Dimetapp sodium benzoate, saccharin, alcohol sorbitol, phenylephrine, hydrogen chloride, Brompheniramine (antihistamine), Maleate Aspirin should not be given to children under 12. Please tell me the difference between the ages 12 and 13.
Antibiotics – eg Amoxil amoxycillin, sodium benzoate, carmellose sodium, peach flavour, strawberry flavour, lemon flavour and sucrose (no azo dyes are used in the preparation of amoxil)
Vaccinations MMR – I had trouble getting these ingredients as the consumer medicine information I was given did not have any ingredients listed. I must comment here that on Channel 7 last week Dr John Darcy said on national television that the MMR was perfectly safe and no parent should be worried but on the Consumer medicine information sheet given to me by the pharmacist, it says that there are side effects and that all medicines and vaccines have side effects. Shame on you Dr John Darcy for misleading the public especially young Mums.
Ingredients I recommend you go to the following website which will help you with what vaccines have what ingredients. There are ingredients like formaldehyde (preservative), aluminum hydroxide, thimerosal (mercury preservative), sucrose, emulsified peanut oil adjuvant, ammonium sulfate, formalin, glycerin. Each vaccine listed shows its maker, the bacteria or virus, the antibiotic, chemicals, heavy metals and animal by products. It really is worth a look and there is no emotion here, just the facts. http://www.informedchoice.info/cocktail.html
Lets look at each of the ingredients in turn, not the drug itself just the additives for preservation, taste and sweetness. Flavouring – we know that flavouring is a completely concocted chemical made in a laboratory with around 48 chemicals. Following are the majority of the chemicals put together to make flavouring; amyl acetate, amyl butyrate, amyl valerate, anethol, anisyl formate, benzyl acetate, benzyl isobutyrate, butyric acid, cinnamyl isobutyrate, cinnamyl valerate, cognac essential oil, diacetyl, dipropyl ketone, ethyl acetate, ethyl amyl ketone, ethyl butyrate, ethyl cinnamate, ethyl heptanoate, ethyle heptylate, ethyl lactate, ethyl methylphenylglycidate, ethyl nitrate, ethyl propionate, ethyl valerate, heliotropin, hydroyphrenyl-2-butanone (10 percent solution in alcohol) alpha ionone, isobutyl anthranilate, isobutyl butyrate, lemon essential oil, maltol, 4-methylacetophenone, methyle anthranilate, methyl benzoate, methyl cinnamate, methyl heptine carbonate, methyl naphthyl ketone, methyl salicylate, mint essential oil, neroli essential oil, nerolin, neryl isobutyrate, orris butter, phenethyl alcohol, rose, rum ether, ?-undecalactone, vanillin and solvent. Sodium Benzoate is a preservative that has been implicated in recent research with causing DNA damage. See my report on Soft drinks for a full run down on this research.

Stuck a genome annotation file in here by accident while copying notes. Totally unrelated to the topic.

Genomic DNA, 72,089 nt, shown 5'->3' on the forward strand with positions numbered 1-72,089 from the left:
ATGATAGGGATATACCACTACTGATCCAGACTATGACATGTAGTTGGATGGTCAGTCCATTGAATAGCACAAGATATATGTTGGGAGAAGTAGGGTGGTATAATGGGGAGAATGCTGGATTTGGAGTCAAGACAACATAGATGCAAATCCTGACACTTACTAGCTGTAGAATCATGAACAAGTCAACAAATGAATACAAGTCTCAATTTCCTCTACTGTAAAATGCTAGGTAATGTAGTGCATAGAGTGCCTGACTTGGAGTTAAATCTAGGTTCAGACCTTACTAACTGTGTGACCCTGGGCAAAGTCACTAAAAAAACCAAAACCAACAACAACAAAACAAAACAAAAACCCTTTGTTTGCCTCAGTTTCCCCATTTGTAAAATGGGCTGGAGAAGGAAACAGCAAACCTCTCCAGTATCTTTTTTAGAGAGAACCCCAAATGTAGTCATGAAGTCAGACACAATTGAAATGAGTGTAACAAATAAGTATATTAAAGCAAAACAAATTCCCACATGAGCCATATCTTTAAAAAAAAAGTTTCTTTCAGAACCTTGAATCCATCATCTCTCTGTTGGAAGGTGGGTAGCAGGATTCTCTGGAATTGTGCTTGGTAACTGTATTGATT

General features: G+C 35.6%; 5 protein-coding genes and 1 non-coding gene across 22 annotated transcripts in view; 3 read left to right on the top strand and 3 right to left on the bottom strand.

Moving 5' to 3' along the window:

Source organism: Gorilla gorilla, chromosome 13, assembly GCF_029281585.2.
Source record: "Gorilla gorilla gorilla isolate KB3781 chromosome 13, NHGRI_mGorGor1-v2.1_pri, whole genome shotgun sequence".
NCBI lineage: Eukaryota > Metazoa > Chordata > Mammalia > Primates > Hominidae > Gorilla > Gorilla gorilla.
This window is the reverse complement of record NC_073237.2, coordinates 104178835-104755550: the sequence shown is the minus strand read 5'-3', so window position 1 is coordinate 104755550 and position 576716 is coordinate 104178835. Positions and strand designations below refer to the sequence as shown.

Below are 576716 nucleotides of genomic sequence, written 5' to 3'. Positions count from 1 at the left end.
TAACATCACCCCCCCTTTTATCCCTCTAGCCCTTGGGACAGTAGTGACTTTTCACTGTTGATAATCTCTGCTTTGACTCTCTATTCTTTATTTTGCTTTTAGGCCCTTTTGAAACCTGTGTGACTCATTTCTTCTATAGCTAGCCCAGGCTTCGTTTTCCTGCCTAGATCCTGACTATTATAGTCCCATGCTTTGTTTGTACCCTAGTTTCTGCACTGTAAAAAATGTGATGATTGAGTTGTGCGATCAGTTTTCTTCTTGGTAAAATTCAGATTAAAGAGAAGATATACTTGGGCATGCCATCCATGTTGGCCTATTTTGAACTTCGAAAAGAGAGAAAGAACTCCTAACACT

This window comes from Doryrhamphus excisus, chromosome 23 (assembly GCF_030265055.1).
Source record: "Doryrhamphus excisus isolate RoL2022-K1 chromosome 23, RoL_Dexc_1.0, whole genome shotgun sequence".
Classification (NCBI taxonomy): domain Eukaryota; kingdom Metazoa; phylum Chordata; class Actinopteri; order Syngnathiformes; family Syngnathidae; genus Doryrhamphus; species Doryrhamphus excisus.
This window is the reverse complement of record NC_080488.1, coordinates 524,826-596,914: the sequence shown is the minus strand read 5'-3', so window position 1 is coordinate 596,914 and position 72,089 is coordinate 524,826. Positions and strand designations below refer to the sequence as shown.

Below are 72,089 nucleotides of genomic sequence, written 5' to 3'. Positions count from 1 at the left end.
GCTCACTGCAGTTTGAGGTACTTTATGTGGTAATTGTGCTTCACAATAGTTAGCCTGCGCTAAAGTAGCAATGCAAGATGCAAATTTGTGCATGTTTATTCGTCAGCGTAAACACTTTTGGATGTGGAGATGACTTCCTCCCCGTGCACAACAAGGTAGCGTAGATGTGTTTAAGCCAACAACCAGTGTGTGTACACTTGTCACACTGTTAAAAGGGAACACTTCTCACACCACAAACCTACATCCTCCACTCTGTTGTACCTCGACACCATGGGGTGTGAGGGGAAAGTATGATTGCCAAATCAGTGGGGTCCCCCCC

Hydroxybenzoates – Hydroxybenzoate, also known as parabens, is a man made antioxidant and antimicrobal agent widely used in cosmetic products and as a preservative in packaged food and medicines. Asthmatics should avoid, may cause contact dermatitis, eczema and mouth numbing. Sodium Chloride or salt as it is other wise known. Not sure whether this is a refined salt that has been bleached and with anti-caking agent sodium aluminosilicate which has been linked to Alzheimers and is a neurotoxin, but lets not give them the benefit of the doubt and say it is.
Saccharin – This was the biggest shock to me that they are using saccharin when it has been implicated in cancer and remains on the US government chemical watch list as a suspected carcinogen, and is in children’s medications.
Colours – I noticed that more and more companies are leaving the colours out, once upon a time they were in all children’s medications, after all red is such a nice colour!!!!! While I realise that medications are needed in life threatening situations I also think it is very important that you know exactly what you are putting into your mouth and your children’s. Start demanding from your chemist non additive medications. What’s sad right now is that I asked the pharmacist if there were any and she told me absolutely NO! But if we start demanding it perhaps we’ll make some sort of change. And as I think about this more I believe that skin patches may be the only way around the whole additive approach to medications for children.